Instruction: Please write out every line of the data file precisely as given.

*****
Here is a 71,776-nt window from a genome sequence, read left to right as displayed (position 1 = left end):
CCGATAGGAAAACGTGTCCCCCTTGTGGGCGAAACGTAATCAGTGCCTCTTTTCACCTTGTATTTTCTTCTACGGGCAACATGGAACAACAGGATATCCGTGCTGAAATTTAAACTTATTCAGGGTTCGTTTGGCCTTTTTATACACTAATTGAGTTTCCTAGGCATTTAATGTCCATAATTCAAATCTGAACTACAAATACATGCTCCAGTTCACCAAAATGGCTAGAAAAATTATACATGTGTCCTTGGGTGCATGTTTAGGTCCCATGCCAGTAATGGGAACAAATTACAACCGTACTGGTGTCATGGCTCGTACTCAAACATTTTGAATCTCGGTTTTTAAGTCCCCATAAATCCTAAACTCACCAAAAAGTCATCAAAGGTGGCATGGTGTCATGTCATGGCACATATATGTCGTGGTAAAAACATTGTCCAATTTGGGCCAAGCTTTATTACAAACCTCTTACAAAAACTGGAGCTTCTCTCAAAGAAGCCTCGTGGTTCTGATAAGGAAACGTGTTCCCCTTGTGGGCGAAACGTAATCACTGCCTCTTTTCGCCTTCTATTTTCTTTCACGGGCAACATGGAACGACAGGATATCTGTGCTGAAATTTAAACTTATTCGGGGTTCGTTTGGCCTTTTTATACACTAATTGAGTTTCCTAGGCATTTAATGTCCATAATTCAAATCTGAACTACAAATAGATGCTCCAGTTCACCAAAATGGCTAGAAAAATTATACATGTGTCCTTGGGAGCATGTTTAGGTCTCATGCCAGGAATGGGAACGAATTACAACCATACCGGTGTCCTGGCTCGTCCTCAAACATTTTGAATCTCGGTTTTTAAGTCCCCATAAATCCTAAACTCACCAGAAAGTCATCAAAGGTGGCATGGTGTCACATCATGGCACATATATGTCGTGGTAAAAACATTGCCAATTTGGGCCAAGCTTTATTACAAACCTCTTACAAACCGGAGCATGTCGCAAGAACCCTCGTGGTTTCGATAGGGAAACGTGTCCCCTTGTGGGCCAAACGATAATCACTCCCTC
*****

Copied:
Here is a 71,776-nt window from a genome sequence, read left to right as displayed (position 1 = left end):
CCGATAGGAAAACGTGTCCCCCTTGTGGGCGAAACGTAATCAGTGCCTCTTTTCACCTTGTATTTTCTTCTACGGGCAACATGGAACAACAGGATATCCGTGCTGAAATTTAAACTTATTCAGGGTTCGTTTGGCCTTTTTATACACTAATTGAGTTTCCTAGGCATTTAATGTCCATAATTCAAATCTGAACTACAAATACATGCTCCAGTTCACCAAAATGGCTAGAAAAATTATACATGTGTCCTTGGGTGCATGTTTAGGTCCCATGCCAGTAATGGGAACAAATTACAACCGTACTGGTGTCATGGCTCGTACTCAAACATTTTGAATCTCGGTTTTTAAGTCCCCATAAATCCTAAACTCACCAAAAAGTCATCAAAGGTGGCATGGTGTCATGTCATGGCACATATATGTCGTGGTAAAAACATTGTCCAATTTGGGCCAAGCTTTATTACAAACCTCTTACAAAAACTGGAGCTTCTCTCAAAGAAGCCTCGTGGTTCTGATAAGGAAACGTGTTCCCCTTGTGGGCGAAACGTAATCACTGCCTCTTTTCGCCTTCTATTTTCTTTCACGGGCAACATGGAACGACAGGATATCTGTGCTGAAATTTAAACTTATTCGGGGTTCGTTTGGCCTTTTTATACACTAATTGAGTTTCCTAGGCATTTAATGTCCATAATTCAAATCTGAACTACAAATAGATGCTCCAGTTCACCAAAATGGCTAGAAAAATTATACATGTGTCCTTGGGAGCATGTTTAGGTCTCATGCCAGGAATGGGAACGAATTACAACCATACCGGTGTCCTGGCTCGTCCTCAAACATTTTGAATCTCGGTTTTTAAGTCCCCATAAATCCTAAACTCACCAGAAAGTCATCAAAGGTGGCATGGTGTCACATCATGGCACATATATGTCGTGGTAAAAACATTGCCAATTTGGGCCAAGCTTTATTACAAACCTCTTACAAACCGGAGCATGTCGCAAGAACCCTCGTGGTTTCGATAGGGAAACGTGTCCCCTTGTGGGCCAAACGATAATCACTCCCTC